Through its use of diverse and creative teaching methods, the MIR degree provides students with both the “hard” and the “soft” skills necessary to excel in today’s global sphere. These include the capacity to produce and present policybased research and analysis, strategic planning, quantitative and financial analysis, applied projects such as the creation of business plans, and, perhaps most important, the capacity to effectively manage collaborative work in diverse settings and within a peer group composed of individuals from a variety of cultural backgrounds.

What do you think are the biggest challenges for someone who wants to work in the field of international relations, and how does the program help you face these challenges?

One of the biggest challenges currently facing any new graduate, but especially one in a field in which public sector employment has traditionally played a large role, is job availability. In this respect, mobility is a key asset, and in creating a multicultural environment in an international location, the program prepares students to go where the work is. The student body and faculty also serve as a diverse and extensive network of friends and colleagues. In addition, the business aspect of the program imparts skills that make graduates highly employable in the private and nonprofit sectors, as well as the public sector and academia.

What career paths are open to students in the program?

Do you feel this degree guarantees relevant professional development? The diversity of MIR graduate placements is one of the things that attracted me to the program. The faculty is composed of not only academics, but also instructors from policy think tanks, NGO boards, and the private sector, and as such, students are exposed to a variety of potential career paths. IE’s career center offers excellent support services—interview skills and CV building, for example—to help students take advantage of the opportunities available to them. In addition, the MIR curriculum includes professional development material adopted from the MBA program. This means that we have classes and workshops in leadership training, innovation, cross-cultural understanding, dispute resolution, and negotiation—skills that are valuable no matter what role you fill or what sector you work in. Read more…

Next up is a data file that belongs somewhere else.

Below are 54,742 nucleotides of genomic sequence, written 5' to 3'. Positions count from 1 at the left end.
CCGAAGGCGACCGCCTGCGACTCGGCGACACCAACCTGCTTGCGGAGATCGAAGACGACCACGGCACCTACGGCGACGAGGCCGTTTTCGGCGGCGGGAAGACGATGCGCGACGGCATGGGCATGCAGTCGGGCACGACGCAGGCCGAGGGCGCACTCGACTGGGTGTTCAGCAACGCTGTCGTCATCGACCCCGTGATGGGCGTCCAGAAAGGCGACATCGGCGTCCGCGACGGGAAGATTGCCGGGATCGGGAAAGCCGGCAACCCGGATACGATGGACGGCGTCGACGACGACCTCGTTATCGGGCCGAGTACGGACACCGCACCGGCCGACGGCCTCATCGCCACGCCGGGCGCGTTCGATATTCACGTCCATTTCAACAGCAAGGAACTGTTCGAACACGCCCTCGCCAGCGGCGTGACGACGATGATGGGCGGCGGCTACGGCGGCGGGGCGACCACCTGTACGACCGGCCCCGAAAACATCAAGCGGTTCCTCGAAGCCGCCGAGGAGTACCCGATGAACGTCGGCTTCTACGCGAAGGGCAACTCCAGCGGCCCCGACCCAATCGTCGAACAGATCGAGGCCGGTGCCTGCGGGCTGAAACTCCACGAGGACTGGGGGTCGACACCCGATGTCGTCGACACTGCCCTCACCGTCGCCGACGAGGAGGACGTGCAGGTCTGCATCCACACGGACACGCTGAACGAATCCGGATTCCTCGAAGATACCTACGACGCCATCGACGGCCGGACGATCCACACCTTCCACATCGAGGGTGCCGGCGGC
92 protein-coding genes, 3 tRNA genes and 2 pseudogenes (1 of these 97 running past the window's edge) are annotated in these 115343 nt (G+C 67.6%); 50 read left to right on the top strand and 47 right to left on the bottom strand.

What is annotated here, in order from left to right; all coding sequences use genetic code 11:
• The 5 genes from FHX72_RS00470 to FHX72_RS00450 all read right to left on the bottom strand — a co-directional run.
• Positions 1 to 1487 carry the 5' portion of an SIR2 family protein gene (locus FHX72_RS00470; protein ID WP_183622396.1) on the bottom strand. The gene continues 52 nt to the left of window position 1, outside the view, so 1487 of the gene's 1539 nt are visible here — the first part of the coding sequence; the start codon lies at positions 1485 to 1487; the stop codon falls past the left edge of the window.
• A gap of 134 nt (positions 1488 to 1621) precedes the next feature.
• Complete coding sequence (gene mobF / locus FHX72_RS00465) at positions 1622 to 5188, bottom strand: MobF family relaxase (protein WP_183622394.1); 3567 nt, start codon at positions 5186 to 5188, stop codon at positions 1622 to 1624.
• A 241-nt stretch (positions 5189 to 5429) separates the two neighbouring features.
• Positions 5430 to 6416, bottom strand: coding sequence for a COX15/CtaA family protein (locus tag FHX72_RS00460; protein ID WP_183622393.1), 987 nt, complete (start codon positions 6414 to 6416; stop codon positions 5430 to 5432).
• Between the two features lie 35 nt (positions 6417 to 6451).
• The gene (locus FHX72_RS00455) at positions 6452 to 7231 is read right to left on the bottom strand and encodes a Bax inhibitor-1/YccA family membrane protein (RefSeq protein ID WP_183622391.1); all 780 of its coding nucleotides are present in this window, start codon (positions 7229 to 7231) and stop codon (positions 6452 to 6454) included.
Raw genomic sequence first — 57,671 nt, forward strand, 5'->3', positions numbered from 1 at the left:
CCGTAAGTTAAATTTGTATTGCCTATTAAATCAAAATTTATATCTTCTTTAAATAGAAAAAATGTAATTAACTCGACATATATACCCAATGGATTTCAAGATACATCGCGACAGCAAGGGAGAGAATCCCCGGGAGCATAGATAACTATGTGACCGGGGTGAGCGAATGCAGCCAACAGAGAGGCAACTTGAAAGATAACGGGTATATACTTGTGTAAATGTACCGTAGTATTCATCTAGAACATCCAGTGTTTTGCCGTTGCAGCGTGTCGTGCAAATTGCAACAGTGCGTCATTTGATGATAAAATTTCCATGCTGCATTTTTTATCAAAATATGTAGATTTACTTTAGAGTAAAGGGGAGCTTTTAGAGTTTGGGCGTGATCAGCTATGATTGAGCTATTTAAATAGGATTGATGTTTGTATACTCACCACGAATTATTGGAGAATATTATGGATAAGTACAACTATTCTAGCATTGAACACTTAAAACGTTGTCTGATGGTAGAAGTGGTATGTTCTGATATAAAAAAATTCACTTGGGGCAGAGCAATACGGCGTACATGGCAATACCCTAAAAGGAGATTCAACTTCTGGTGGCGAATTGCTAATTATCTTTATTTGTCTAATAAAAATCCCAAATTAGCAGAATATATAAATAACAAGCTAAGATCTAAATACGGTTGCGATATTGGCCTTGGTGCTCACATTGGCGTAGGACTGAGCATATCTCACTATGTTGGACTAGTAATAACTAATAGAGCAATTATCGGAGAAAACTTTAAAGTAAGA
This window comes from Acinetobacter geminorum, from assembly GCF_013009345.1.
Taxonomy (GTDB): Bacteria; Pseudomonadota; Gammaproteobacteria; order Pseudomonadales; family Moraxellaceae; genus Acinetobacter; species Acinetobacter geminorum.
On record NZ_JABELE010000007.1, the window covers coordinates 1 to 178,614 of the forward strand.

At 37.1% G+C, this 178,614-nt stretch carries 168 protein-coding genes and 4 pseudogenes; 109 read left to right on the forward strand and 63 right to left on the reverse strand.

ie-school

IE Master in International Relations
www.ie.edu/mir
Email the school

As published in www.foreignaffairs.com on August 26, 2013.

30
Aug

Here are some helpful insider tips from a Masters in International Relations (MIR) alum!

UN_Careers

By Kirit Patel (MIR Alum, Class of 2012)

I first became aware of the United Nations Young Professionals Programme following an email from the MIR program management. My application felt almost speculative at the time, but almost a year on and I am on the employment roster awaiting a placement.

I wanted to share my experience, as well some hints and tips that I picked up along the way. Let’s begin with choosing the job family; it may sound obvious, but the screening process in the initial stages focuses heavily on ‘relevance’. Keep this in mind throughout your application, and always try to relate your experiences to the competencies sought for your job family. Since being placed on the roster, I have been provided with some advisory documents from the UN which detail how to apply for each position, the questions mirror some of those on the YPP screening application so I have reproduced the relevant advice below.

Description of duties

“This section (maximum 2000 characters) is where you highlight your current and previous job responsibilities. Whenever possible, use the language of the UN competencies and describe your duties with careful attention to the vacancy for which you are applying. Be specific! Use action verbs; your current job should be described in present tense; all others in past tense.”

Summary of achievements

“This section (maximum 3700 characters) asks you to provide specific examples where you made an impact in your current and previous positions. Be sure to provide context, specific actions and the results you achieved. Using the C-A-R statement model context-action-result), be specific in describing the impact you have made”